Students of NUSRL Ranchi, have hammered out a compromise agreement with a new acting vice chancellor, winning a series of concessions to improve the administration and management at the law school.
According to minutes of a marathon meeting between students, the new administration has agreed to:
- an “administrative overhaul” with a new acting vice chancellor, Jharkhand Judicial Academy director Gautam Chaudhary, who vowed that no “regressive measures” would be taken towards NUSRL students
- financial records of the law school and audit reports would be published shortly, with a financial officer to be hired,
- Chaudhary would “put his best efforts to set up a Review Commission with regards to the affairs of the University”, particularly with respect to appointing competent permanent faculty and visiting faculty.
The students, meanwhile, agreed to “maintain discipline and allow the authorities to resume their respective offices”, though students have reserved their right to protest again if “the system is not mobilised” within 15 days of today.
The minutes of the meeting were signed by Chaudhary, seven other witnesses, and hundreds of students.
NUSRL vice chancellor Prof BC Nirmal was sent on leave since yesterday and Jharkhand Judicial Academy director Gautam Chaudhary was appointed as the acting vice chancellor, said one of the protesting students.
Nirmal leave is one-month long and is for “personal reasons”, reported The Telegraph today.
Nirmal said when contacted by phone earlier today about his leave: “I have no comment to make now.”
Things were not so promising earlier today
Our campus sources had told us in the morning that students were poised at the locked main gates with camera phones at the ready, to record every move of the police force, which had been deployed outside.
Some students were fearful earlier in the day that the police might take heavy-handed measures to disperse the student protests and restore access to campus. “We were indirectly told last night that our uncompromising attitude may create problems for us. The new VC is free to enter, but we won’t stop protesting. But there is no ground for the police to enter,” our student had said earlier today.
Chaudhary along with three judges of the Jharkhand high court had visited campus yesterday to discuss the students’ demands, such as the immediate resignation of Nirmal and the registrar in charge, independent audit and then annual publication of NUSRL’s financial accounts, setting up of an overdue review commission and dispatching of state-funds.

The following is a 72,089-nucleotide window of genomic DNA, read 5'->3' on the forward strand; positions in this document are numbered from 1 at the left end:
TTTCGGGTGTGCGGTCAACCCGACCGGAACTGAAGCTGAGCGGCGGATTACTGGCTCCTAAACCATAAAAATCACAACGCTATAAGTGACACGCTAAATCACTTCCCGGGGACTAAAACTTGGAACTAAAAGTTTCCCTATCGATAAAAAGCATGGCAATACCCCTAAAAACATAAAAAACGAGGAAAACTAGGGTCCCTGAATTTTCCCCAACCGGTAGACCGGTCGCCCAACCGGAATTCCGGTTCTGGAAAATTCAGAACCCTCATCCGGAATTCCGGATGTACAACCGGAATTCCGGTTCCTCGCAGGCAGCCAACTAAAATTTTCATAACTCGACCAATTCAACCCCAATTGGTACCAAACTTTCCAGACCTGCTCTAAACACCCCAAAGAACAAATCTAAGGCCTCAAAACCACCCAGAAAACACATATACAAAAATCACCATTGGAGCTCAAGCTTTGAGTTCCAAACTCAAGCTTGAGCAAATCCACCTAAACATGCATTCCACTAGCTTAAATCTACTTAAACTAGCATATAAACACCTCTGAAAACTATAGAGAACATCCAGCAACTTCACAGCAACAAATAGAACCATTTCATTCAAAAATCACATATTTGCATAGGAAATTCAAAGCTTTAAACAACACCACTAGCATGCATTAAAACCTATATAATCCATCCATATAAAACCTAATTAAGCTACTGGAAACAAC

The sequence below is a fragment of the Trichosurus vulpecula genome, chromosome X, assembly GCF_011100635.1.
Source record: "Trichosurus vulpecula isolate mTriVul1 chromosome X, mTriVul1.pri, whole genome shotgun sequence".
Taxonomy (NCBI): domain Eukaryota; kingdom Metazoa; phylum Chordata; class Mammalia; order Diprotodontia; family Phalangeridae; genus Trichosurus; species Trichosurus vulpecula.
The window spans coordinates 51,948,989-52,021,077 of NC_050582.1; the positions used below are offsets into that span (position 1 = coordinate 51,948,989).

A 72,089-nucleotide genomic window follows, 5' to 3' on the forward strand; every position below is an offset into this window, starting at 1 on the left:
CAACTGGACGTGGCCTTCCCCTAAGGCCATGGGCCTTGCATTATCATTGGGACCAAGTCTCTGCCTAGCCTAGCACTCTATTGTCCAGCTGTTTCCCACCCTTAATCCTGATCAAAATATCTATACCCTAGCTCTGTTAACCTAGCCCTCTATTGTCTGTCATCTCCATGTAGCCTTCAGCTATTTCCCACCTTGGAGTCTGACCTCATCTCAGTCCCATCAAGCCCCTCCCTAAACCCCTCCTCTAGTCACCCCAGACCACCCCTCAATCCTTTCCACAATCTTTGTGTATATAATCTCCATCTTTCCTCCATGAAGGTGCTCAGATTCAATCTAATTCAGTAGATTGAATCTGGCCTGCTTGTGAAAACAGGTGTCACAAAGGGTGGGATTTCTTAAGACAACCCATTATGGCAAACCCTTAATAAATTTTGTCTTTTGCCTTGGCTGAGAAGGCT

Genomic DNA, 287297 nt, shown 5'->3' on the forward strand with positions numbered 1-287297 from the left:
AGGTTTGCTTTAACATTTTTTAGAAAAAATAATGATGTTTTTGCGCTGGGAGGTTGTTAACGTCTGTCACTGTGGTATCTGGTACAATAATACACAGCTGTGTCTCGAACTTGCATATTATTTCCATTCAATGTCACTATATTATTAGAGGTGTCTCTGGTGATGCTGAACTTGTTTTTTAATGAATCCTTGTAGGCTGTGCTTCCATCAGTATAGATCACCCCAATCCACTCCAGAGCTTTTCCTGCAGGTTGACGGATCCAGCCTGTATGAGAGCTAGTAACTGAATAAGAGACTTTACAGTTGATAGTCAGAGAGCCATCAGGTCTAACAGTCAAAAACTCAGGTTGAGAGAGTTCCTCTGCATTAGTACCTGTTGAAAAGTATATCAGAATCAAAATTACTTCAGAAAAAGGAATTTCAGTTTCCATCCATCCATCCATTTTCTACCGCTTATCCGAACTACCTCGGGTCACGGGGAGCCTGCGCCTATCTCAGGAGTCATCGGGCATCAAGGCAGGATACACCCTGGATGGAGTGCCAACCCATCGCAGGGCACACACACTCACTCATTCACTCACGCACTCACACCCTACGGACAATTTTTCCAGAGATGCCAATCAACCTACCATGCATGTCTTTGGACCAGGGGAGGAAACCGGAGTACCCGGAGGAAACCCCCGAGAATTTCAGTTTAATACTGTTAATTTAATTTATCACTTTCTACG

The students, who have been out in full force before the campus main gate day and night since Monday, allege issues with campus and mess hygiene, deficient library, transportation and electricity facilities and other administrative mismanagement at the seven-year old law school.
The student body representatives of NUJS have come out in support of NUSRL’s peaceful protest.
Not all demands met
That said, the students’ victory was not absolute.
The university continues to be burdened by debt and arbitration over a pending bill by the public works department, and few permanent changes have been guaranteed right now, and students did not win the permanent removal of their VC, as they had wanted.
And if promises to improve things do not materialise, motivating the student body into another protest may be more difficult: 4 days of continuous protest are not a cakewalk and are likely to take their toll on even the hardiest students.
However, perhaps this is as much as could realistically be expected under the circumstances. While the VC is technically just on temporary leave, for the sake of fairness it may make sense that an inquiry is held first, before permanent changes are made at the top.
Ultimately, though, for lasting change to happen, this will need serious buy-in from the Jharkhand state government, which must provide support and finances to its national law school, as it had implicitly promised when first setting up the institution.